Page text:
Would it be possible (does a 2600/7800 case have the space), where a POKEY and RAM could be mounted offset and on opposite sides of the board? I realize then routing the traces might be more difficult. You could cheat a little by mixing up data lines, or mixing up address lines since for RAM it wouldnt necessarily matter except for the upper address lines if multiple RAM sizes are supported. Is there really any reason to need the RAM socket to also support ROM? I guess it can give you 48K rom without needing to use a GAL?

#16 Bruce Tomlin OFFLINE  

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Posted Mon Jun 20, 2005 3:27 PM

EDIT: there seems to be a bug in the BB software which makes a short double post if you preview a lot

Edited by Bruce Tomlin, Mon Jun 20, 2005 4:16 PM.


#17 Bruce Tomlin OFFLINE  

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Posted Mon Jun 20, 2005 4:15 PM

One thing that might be nice is if enough address lines can be decoded to give the POKEY as small foot print as possible like 16, 32 or 64 bytes (anything is better than 16K).  It, and the RAM could then share a 16K block with most but not all of the RAM available (maybe there is also some other small block of memory POKEY could be placed that is not used by 7800 or the HSC, if there is any).

Would it be possible (does a 2600/7800 case have the space), where a POKEY and RAM could be mounted offset and on opposite sides of the board?  I realize then routing the traces might be more difficult.  You could cheat a little by mixing up data lines, or mixing up address lines since for RAM it wouldnt necessarily matter except for the upper address lines if multiple RAM sizes are supported.  Is there really any reason to need the RAM socket to also support ROM?  I guess it can give you 48K rom without needing to use a GAL?

The problem with a smaller POKEY window is that for every address line you want to check, it has to actually get into the GAL somehow. The way bank switching on the 7800 normally works only uses A15 and A14. I suppose it would be nice to use those three pins that correspond to 7402 output/ground pins, and just make people rip pins off of the 7402 (barbarians!) If you had three more address lines, that would be a 2K POKEY window and 14K RAM. Sub-$4000 blocks are out of the question because you would need a lot more address lines.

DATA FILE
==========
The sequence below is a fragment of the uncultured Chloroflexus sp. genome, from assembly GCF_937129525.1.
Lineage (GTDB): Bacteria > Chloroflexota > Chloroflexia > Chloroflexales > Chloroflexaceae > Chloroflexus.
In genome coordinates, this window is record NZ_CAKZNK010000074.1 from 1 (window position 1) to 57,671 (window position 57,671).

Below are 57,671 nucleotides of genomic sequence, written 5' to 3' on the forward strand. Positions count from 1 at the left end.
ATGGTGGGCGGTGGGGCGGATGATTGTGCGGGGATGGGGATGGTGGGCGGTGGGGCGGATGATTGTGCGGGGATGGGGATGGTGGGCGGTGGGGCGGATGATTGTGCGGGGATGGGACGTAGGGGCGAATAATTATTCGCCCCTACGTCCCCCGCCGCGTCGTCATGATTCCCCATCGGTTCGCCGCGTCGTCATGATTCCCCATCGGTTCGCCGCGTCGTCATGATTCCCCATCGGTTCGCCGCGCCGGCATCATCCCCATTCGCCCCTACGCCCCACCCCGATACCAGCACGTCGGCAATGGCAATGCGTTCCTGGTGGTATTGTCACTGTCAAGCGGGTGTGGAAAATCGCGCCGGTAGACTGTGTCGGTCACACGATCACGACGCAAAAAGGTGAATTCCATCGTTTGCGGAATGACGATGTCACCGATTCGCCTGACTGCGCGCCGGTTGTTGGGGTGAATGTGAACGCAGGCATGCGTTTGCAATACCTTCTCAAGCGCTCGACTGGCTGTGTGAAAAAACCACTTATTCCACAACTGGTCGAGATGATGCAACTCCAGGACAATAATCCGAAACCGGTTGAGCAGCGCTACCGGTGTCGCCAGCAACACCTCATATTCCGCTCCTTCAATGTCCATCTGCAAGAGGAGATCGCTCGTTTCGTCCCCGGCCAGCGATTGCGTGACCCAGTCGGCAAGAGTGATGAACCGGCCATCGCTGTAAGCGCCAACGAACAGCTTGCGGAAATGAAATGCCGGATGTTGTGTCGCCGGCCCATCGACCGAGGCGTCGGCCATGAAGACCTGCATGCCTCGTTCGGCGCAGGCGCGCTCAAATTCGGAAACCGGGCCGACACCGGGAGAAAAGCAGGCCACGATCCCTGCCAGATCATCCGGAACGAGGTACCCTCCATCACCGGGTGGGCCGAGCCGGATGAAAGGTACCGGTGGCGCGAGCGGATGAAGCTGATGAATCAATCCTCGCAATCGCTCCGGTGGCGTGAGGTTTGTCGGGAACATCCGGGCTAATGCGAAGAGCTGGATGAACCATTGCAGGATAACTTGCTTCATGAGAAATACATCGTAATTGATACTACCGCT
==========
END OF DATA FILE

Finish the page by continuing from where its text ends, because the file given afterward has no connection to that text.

As for the RAM issue, I guess I should make explicit what I am trying to accomplish with my board layout. If you look at my pictures, the bottom chip is the main ROM, which can be bank switched. The next chip up is for a narrow (0.3") RAM chip (I got lots of 32K narrow chips). The vertical chip on the end is a GAL chip or a 7402, which is the brains of the operation. The remaining position is an offset position for one of three things: 1) POKEY, 2) wide RAM chip, or 3) second ROM, non-bankswitched. Both RAM positions are wired together completely.

Yes, there needs to be support for a ROM, for people who want to make repros of 144K games. There is no way with an ordinary GAL chip to make the main chip support anything but standard bankswitching with a single "flat" region. I can't even get it to support the "low" mode which puts bank 6 at $4000. (Actually, it would be just barely possible using a 22V10 and taking up two or three more outputs.) But since "low" mode can be done by using a second ROM chip, it's no big loss. (Hmm, more thinking... if you got a chip twice as big as you need and programmed every 16K region of the second half with the same thing, then used an extra address line to select the virtual "other" chip, maybe that would work.)

But if I can't get RAM and POKEY to have a smaller window than 16K, I guess it wouldn't matter that I can fit both of them on the board at the same time! Hmm, this could be tricky. Maybe the RAM CS and Pokey high-CS could be optionally rigged up to A13. That would give 8K RAM at $4000 and Pokey at $6000. Is there a standard address used for POKEY by Ballblazer/Commando/Beef Drop? I'll have to put some thought into the RAM+POKEY problem. I'd rather try to get the extra address lines into the GAL chip.

It's also a real tight fit to get all that in there. And you have to give up one bank select line in favor of the Pokey, so it cuts your maximum ROM size in half. A 22V10 can give you an extra output or two, but it's really overkill. And aside from the tube I found at Thrift Town, I've never found a DIP 22V10 in the wild on junk boards, even unsocketed. I've got a load of 20V8 and 16V8, though.